Eve Simeone says spring makes animals go so crazy wanting sex that they do stupid things, like get themselves run over. Today she rescued a sparrow flopping about with a tattered wing in the middle of Main Street traffic. Eve stopped the cars, picked up the bird and put it in her pocketbook, a large leather sling where she keeps her cigarettes, her purple eye shadow, her black nail polish, her dollar bills, her brush filled with long strands of her hair. She brings out the bird in the middle of art class to check on it, and it takes flight like a bat, fluttering haphazardly around the room. Classmates scream and duck; paint spills as the bird tries to find refuge. Eric Laylor raises a book to swat at it, and Eve tells him if he hurts it, she will kill him. The bird lands in a corner by the window, just above the heater that bangs and clangs loudly during the coldest days. Eve tracks it and recaptures it, cooing to it as if it were a child, folding its broken wing carefully into the cup of her palm.
Our teacher Mrs. Pizzo, who is normally calm and in control, exhibits a flushed face and places her hand on her breastbone. “Let it out the window, Eve, you cannot have that filthy thing in this classroom.”
“I’m not going to let it out the window. Its wing is broken. Have some fucking compassion,” Eve tells her.
This is the first time Eve swears at Mrs. Pizzo, who ordinarily champions all her efforts.
“Either the bird goes or you go,” Mrs. Pizzo says.
Eve grabs her purse and leaves the classroom. She walks out the door and across the front lawn, the bird secure in her sling, a cigarette in her mouth, wielding a middle finger at all of us.
Eve does not return after her second suspension is over. In homeroom, the rumor is she overdosed on Quaaludes, and is in Memorial Hospital in Worcester. By second period, she was beaten so badly by her father, he broke her collarbone. By fourth period, she is in a coma. By fifth, her father had nothing to do with it and her boyfriend, a 28-year-old Hell’s Angel who likes to ride on the wrong side of the road for kicks, crashed his bike down by the Wachusett Reservoir, and she went flying through the air into a tree.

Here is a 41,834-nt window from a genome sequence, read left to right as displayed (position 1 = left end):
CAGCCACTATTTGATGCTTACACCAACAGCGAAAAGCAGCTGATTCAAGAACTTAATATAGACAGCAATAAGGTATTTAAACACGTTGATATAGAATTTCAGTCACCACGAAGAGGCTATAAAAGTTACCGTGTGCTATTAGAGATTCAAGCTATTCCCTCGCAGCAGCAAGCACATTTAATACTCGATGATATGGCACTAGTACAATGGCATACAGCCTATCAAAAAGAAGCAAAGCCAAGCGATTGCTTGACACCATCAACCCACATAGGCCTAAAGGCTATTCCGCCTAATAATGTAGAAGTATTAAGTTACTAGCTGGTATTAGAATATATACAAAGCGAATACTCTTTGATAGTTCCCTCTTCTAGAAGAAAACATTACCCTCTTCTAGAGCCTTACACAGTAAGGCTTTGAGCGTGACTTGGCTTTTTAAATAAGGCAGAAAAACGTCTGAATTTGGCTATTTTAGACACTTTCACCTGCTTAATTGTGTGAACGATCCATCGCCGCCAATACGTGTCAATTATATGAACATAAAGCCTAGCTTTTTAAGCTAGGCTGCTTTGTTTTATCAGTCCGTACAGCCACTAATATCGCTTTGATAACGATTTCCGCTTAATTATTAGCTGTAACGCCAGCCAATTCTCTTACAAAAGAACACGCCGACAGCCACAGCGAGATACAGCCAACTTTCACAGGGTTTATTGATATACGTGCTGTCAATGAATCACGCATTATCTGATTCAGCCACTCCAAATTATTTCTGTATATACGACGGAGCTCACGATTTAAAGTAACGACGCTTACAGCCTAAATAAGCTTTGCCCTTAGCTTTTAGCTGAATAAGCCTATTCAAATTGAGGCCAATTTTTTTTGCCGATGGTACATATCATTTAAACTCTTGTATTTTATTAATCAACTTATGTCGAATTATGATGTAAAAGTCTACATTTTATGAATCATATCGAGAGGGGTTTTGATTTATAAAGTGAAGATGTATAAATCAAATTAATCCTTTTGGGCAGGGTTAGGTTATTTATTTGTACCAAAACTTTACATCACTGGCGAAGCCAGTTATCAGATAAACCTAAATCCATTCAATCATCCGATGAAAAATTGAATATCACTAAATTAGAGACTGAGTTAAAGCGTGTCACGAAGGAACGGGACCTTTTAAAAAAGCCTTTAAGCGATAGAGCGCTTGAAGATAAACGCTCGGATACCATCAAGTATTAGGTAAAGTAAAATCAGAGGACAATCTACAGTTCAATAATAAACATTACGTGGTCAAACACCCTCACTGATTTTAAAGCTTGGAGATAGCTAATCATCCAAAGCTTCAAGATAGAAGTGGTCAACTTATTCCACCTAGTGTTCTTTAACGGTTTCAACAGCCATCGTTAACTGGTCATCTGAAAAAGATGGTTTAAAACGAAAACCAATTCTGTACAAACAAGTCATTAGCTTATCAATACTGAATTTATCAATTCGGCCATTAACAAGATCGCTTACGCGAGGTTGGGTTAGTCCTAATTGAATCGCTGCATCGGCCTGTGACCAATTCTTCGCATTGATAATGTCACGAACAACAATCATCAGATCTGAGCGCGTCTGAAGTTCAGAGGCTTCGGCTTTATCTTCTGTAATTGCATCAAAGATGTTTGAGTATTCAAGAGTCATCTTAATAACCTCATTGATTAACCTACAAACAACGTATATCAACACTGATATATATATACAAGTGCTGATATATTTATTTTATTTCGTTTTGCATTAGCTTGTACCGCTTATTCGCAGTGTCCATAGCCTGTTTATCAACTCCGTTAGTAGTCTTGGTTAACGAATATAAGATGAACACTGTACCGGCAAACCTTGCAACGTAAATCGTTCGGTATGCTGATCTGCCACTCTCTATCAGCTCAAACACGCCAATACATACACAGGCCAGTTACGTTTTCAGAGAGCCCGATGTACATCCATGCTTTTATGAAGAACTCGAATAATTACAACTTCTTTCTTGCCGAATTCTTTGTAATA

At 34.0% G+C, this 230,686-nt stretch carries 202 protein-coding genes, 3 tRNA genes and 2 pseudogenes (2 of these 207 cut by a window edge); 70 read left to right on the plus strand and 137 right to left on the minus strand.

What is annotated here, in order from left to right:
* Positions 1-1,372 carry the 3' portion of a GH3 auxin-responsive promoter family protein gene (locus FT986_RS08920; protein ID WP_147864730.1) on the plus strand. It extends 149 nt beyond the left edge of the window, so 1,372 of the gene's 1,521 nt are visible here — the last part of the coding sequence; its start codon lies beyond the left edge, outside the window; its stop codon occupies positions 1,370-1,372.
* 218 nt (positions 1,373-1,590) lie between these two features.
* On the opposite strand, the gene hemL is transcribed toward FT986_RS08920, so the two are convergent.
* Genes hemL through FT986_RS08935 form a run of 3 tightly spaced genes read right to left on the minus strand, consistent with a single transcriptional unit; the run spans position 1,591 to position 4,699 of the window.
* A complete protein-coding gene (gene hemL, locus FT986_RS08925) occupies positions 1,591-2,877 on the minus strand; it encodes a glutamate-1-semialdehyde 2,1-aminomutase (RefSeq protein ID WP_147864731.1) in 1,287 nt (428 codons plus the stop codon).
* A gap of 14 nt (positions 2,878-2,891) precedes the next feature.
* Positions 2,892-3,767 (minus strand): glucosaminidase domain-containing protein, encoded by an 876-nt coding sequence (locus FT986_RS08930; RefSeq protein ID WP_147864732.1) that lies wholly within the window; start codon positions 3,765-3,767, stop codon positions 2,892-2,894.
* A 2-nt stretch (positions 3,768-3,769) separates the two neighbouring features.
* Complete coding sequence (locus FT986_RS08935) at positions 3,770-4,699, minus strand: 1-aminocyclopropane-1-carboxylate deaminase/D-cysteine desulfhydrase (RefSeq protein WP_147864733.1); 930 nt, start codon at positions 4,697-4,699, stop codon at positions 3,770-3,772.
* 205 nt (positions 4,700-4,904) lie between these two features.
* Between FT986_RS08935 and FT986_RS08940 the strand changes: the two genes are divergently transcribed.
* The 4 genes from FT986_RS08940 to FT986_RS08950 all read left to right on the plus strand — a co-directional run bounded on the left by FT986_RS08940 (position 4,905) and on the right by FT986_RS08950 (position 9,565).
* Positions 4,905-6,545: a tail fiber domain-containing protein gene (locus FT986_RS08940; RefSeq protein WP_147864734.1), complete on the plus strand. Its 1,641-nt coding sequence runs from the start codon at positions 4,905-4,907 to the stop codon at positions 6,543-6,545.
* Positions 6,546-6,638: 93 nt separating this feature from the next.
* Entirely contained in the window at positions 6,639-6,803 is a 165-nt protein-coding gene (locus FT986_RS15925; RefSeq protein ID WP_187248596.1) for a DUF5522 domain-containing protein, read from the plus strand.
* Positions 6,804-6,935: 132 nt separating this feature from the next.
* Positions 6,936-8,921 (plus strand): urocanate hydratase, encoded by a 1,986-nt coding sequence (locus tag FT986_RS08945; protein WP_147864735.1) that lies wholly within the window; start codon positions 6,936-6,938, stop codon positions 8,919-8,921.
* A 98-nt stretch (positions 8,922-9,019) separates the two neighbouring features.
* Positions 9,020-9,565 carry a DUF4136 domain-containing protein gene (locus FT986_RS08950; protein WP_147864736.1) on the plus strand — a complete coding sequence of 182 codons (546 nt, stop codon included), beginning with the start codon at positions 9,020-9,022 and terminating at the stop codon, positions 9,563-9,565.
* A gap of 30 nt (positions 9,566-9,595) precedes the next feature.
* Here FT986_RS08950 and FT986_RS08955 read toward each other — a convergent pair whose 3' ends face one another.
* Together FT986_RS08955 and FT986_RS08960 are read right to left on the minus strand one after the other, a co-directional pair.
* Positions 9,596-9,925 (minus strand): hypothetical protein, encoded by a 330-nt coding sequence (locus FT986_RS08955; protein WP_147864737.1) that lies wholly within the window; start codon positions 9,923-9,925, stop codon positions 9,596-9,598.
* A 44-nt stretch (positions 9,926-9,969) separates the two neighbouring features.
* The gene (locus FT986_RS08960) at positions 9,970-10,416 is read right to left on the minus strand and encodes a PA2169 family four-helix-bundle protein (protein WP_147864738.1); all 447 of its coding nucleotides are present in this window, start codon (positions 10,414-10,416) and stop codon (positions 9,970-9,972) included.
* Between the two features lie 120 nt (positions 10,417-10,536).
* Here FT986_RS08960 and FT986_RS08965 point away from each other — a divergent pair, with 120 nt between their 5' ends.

By sixth, she is pregnant and having an abortion.
Mrs. Pizzo hands back our art midterms. My grade is an A-. Eve is not present to accept hers, so I take it for her. Her grade is a B-. I tell Mrs. Pizzo I will see Eve and will give the painting to her. I don’t know why I say this; it just comes out. Eve and I aren’t friends. We don’t hang out. I place a piece of newsprint over the painting and roll it up, taping it so that it stays secure. I feel as if I have some sort of prize.
It is Friday night, and I decide to go find Eve. Maybe I am going to do what Stephen would do: find out the truth. I tell my grandmother I need to borrow the Big Bomber. I tell my mother I am going to the movies. I tell myself I am just going for a ride.
The seats of the Big Bomber are leather and slippery. I drive sitting on one of my grandmother’s pillows to give me some leverage. I drive with the steering wheel in my lap, holding on tightly to the car.
“How do you drive like that?” my uncle has asked me.
“It makes me feel secure,” I told him.
It is May, and the clouds are clearing. There are pink patches over the firs along Lake Quinsigamond. The sun dances on the wet asphalt of the road. I leave the safe haven of Shrewsbury, where I live, and fly over the bridge toward Worcester. The cross that hangs from the rearview mirror sways and dips. The song “Who Are You” blasts from the radio accompanied by a hiss; one of the speakers is blown. I note the contrast and see my selves from above: the younger me, trapped in the backseat, watching the cars line up behind us as we float to Perry Como, the older me, clutching the steering wheel, flying over a bridge, blasting The Who.